Overseas Investors Increase U.S. Home Buying
Foreign investment in American homes increased substantially since March 2011, helping to turn around a market with deflated prices and an overage of available distressed homes.
The dollar volume of U.S. homes sold to foreign buyers rose 24 percent in the 12 months preceding March 2012, as investors from across the globe capitalized on low prices and favorable exchange rates.
Foreign buyers, led by buyers from Canada, China, the UK, India and Mexico spent about $82.5 billion in that period, upwardly revised from $66.4 billion a year earlier, according to the National Association of Realtors. That accounted for 4.8 percent of the $928.2 billion U.S. home sales market, the organization reported.
''Low housing prices, a good inventory condition and increased buying power with today's exchange rates help attract international clients,'' NAR President Moe Veissi said in a statement.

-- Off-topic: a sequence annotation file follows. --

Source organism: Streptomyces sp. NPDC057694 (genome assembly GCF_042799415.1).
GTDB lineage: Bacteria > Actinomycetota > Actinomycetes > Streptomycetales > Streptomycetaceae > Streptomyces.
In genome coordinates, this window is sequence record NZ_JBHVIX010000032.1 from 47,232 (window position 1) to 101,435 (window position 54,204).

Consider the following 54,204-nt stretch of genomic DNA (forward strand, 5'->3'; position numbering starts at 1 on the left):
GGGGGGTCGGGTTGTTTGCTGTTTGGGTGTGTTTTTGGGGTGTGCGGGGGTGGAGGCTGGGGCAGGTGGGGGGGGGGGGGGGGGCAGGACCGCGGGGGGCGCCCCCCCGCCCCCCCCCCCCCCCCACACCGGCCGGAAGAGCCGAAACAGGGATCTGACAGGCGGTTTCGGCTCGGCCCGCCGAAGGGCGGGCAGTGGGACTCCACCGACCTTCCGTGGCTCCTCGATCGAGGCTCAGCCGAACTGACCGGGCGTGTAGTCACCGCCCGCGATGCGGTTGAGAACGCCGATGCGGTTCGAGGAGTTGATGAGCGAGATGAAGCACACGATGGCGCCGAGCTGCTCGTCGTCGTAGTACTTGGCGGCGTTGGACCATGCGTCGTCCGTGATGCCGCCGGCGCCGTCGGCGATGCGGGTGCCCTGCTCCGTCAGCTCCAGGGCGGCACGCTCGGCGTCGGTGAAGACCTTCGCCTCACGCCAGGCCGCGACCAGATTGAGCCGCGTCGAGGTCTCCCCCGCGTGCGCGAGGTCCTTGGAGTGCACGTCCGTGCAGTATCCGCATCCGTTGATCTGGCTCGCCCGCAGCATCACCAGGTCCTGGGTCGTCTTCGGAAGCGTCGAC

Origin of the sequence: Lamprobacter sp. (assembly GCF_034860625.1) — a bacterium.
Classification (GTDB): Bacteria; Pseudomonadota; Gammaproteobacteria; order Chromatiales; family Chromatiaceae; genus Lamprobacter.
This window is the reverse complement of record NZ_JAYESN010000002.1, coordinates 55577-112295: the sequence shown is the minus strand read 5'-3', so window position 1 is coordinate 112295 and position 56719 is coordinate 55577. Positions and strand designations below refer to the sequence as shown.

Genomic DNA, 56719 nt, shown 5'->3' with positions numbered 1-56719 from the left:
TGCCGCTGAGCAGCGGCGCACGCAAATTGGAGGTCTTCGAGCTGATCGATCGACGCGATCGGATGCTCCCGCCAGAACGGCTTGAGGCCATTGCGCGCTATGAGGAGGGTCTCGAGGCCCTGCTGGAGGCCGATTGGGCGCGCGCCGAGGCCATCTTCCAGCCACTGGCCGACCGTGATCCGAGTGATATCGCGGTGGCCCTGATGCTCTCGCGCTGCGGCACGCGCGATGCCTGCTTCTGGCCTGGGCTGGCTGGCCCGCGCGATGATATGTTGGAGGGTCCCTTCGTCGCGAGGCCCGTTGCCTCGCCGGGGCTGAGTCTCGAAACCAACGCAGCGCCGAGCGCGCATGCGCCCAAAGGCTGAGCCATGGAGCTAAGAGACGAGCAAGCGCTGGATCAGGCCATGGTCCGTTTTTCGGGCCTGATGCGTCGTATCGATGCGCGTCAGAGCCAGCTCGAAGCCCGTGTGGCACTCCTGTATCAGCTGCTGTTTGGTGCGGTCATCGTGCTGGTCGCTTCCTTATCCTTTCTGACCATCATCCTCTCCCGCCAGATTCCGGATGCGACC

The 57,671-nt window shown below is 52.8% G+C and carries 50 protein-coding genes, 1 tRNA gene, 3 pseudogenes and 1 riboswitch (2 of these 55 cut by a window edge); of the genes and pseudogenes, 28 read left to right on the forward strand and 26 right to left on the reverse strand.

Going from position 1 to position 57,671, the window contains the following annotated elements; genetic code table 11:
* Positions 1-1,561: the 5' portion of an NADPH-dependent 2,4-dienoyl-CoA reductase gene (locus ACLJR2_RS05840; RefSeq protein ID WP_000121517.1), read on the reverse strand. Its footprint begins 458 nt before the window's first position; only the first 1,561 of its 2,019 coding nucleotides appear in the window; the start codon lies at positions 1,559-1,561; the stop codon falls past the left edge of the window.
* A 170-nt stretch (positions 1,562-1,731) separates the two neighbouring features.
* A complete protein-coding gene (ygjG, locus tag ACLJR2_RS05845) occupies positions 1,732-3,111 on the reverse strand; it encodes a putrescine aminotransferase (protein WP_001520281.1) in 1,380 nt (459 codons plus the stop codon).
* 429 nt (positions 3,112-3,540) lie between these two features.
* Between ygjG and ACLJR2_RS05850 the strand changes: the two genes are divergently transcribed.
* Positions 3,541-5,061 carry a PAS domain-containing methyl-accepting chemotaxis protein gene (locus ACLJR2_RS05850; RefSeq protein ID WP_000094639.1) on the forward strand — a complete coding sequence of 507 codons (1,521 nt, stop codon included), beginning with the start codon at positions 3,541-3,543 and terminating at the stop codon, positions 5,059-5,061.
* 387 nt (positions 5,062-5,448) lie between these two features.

U.S. home prices were 35 percent below their July 2006 peak as of March 31, according to the most recent S&P/Case-Schiller index of values in 20 cities. More than half of the purchases were made in Arizona, California, Florida and Texas, according to the report. Florida has been the fastest-growing destination of choice, accounting for 26 percent of overseas transactions. California was second with 11 percent and Texas and Arizona accounted for 7 percent each.